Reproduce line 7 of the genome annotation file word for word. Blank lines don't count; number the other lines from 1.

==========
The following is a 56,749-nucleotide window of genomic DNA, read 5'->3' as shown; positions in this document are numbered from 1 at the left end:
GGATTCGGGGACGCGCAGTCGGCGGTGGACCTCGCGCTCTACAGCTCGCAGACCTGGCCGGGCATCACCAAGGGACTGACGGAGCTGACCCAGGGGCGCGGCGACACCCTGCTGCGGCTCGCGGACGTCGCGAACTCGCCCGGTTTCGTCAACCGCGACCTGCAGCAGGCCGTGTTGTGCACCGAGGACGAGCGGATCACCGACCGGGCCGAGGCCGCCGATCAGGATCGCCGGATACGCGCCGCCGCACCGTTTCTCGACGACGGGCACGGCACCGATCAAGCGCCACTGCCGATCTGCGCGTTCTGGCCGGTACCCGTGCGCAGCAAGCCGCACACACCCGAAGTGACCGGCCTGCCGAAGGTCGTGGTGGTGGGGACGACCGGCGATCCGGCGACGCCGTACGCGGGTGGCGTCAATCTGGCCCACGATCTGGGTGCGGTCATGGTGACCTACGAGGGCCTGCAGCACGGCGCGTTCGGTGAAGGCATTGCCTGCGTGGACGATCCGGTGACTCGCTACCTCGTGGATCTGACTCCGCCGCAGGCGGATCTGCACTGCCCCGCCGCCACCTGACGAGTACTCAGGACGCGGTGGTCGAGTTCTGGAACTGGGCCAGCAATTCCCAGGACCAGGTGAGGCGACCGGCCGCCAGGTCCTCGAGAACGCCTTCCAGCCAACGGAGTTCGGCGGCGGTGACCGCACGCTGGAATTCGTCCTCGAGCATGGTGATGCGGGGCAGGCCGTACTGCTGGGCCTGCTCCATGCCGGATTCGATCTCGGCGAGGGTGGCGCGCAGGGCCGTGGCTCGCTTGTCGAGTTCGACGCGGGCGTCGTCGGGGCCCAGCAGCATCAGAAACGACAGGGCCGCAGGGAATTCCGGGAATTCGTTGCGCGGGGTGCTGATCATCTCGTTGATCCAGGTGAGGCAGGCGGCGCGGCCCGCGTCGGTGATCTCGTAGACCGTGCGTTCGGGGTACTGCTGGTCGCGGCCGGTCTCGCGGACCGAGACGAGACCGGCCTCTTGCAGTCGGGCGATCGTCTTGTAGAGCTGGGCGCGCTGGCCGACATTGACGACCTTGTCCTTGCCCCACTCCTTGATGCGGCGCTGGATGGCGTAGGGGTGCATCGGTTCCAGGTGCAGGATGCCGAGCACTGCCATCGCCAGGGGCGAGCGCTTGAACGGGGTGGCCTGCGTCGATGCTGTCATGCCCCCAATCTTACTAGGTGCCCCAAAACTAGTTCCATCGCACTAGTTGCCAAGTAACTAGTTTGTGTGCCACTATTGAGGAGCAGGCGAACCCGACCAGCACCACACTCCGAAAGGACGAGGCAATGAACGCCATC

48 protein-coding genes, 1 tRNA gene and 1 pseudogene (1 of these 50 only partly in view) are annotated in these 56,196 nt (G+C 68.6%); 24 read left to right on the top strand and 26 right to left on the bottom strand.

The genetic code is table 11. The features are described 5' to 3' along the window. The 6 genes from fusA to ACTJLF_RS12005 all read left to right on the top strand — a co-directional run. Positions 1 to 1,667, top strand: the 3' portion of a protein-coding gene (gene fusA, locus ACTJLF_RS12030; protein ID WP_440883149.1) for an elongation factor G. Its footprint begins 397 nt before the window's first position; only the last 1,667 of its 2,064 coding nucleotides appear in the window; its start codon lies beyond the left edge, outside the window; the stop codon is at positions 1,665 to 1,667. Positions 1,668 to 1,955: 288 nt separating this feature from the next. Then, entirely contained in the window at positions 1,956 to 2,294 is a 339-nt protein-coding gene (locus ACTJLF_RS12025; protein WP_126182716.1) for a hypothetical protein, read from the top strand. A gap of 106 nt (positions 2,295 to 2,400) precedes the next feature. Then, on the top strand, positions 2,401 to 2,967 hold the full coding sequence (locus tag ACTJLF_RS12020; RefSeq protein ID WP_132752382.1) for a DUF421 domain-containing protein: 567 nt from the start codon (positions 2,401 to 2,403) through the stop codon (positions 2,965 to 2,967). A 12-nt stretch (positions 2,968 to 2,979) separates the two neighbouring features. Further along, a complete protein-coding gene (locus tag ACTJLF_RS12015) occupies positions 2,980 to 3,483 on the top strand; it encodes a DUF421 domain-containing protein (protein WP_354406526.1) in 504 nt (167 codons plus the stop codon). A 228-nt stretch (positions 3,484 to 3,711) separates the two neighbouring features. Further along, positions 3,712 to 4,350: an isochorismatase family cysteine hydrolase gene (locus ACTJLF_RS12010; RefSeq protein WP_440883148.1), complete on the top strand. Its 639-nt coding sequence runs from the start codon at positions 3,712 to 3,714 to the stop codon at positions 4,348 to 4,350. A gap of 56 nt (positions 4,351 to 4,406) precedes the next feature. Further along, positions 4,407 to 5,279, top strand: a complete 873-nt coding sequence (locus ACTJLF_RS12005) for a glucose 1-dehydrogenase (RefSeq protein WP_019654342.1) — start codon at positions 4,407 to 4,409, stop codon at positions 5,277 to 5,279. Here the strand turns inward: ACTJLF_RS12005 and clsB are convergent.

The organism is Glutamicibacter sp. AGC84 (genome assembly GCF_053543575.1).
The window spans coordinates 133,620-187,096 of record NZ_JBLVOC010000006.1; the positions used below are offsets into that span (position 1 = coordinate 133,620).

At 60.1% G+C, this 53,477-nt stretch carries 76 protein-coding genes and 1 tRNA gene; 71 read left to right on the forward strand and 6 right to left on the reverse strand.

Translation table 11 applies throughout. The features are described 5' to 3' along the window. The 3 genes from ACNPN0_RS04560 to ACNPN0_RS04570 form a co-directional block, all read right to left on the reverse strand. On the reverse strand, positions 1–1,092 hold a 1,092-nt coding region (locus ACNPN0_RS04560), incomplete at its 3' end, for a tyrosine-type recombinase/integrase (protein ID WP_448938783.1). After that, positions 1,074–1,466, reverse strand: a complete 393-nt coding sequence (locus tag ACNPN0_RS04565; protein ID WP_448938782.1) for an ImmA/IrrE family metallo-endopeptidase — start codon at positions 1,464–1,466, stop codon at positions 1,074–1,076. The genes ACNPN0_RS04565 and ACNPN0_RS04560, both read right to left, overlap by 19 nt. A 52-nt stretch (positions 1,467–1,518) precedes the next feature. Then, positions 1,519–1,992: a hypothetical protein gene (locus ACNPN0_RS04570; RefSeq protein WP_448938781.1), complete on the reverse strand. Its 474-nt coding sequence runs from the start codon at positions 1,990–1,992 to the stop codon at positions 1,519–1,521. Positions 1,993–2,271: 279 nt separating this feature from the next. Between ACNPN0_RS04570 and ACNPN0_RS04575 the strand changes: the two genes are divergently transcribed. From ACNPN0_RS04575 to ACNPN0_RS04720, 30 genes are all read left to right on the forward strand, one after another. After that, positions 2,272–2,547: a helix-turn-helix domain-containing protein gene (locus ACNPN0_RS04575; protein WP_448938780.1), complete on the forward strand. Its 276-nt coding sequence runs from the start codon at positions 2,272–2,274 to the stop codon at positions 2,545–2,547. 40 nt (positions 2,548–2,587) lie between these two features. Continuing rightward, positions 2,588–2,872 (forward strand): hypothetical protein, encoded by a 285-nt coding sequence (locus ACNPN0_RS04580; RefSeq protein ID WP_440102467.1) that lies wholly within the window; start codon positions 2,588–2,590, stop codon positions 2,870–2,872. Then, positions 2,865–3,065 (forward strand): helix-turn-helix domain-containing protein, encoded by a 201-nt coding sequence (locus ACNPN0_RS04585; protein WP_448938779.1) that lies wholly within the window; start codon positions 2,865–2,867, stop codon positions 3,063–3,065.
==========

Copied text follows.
At 60.1% G+C, this 53,477-nt stretch carries 76 protein-coding genes and 1 tRNA gene; 71 read left to right on the forward strand and 6 right to left on the reverse strand.